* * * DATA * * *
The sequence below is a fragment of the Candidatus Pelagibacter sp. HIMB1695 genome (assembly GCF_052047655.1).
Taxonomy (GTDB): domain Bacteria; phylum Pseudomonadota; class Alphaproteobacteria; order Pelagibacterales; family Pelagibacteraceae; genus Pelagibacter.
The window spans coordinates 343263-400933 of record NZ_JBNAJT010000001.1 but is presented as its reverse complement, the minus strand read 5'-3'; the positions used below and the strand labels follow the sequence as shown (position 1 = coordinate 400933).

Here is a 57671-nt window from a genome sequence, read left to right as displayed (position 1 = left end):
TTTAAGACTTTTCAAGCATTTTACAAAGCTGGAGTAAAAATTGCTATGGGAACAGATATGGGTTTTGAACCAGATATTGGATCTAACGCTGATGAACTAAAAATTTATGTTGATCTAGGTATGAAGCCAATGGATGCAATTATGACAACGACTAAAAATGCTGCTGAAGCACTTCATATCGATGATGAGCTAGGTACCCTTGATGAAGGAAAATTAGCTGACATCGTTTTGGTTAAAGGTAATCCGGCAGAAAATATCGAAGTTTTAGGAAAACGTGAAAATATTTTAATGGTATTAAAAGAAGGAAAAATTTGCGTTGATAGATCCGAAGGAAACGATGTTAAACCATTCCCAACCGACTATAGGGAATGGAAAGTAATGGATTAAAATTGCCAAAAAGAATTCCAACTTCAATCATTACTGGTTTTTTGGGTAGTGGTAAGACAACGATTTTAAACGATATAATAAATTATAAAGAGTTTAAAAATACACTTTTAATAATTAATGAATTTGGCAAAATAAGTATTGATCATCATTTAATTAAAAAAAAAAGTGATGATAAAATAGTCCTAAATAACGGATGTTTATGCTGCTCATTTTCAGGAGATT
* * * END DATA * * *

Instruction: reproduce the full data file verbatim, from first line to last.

The sequence below is a fragment of the Candidatus Pelagibacter sp. HIMB1695 genome (assembly GCF_052047655.1).
Taxonomy (GTDB): domain Bacteria; phylum Pseudomonadota; class Alphaproteobacteria; order Pelagibacterales; family Pelagibacteraceae; genus Pelagibacter.
The window spans coordinates 343263-400933 of record NZ_JBNAJT010000001.1 but is presented as its reverse complement, the minus strand read 5'-3'; the positions used below and the strand labels follow the sequence as shown (position 1 = coordinate 400933).

Here is a 57671-nt window from a genome sequence, read left to right as displayed (position 1 = left end):
TTTAAGACTTTTCAAGCATTTTACAAAGCTGGAGTAAAAATTGCTATGGGAACAGATATGGGTTTTGAACCAGATATTGGATCTAACGCTGATGAACTAAAAATTTATGTTGATCTAGGTATGAAGCCAATGGATGCAATTATGACAACGACTAAAAATGCTGCTGAAGCACTTCATATCGATGATGAGCTAGGTACCCTTGATGAAGGAAAATTAGCTGACATCGTTTTGGTTAAAGGTAATCCGGCAGAAAATATCGAAGTTTTAGGAAAACGTGAAAATATTTTAATGGTATTAAAAGAAGGAAAAATTTGCGTTGATAGATCCGAAGGAAACGATGTTAAACCATTCCCAACCGACTATAGGGAATGGAAAGTAATGGATTAAAATTGCCAAAAAGAATTCCAACTTCAATCATTACTGGTTTTTTGGGTAGTGGTAAGACAACGATTTTAAACGATATAATAAATTATAAAGAGTTTAAAAATACACTTTTAATAATTAATGAATTTGGCAAAATAAGTATTGATCATCATTTAATTAAAAAAAAAAGTGATGATAAAATAGTCCTAAATAACGGATGTTTATGCTGCTCATTTTCAGGAGATT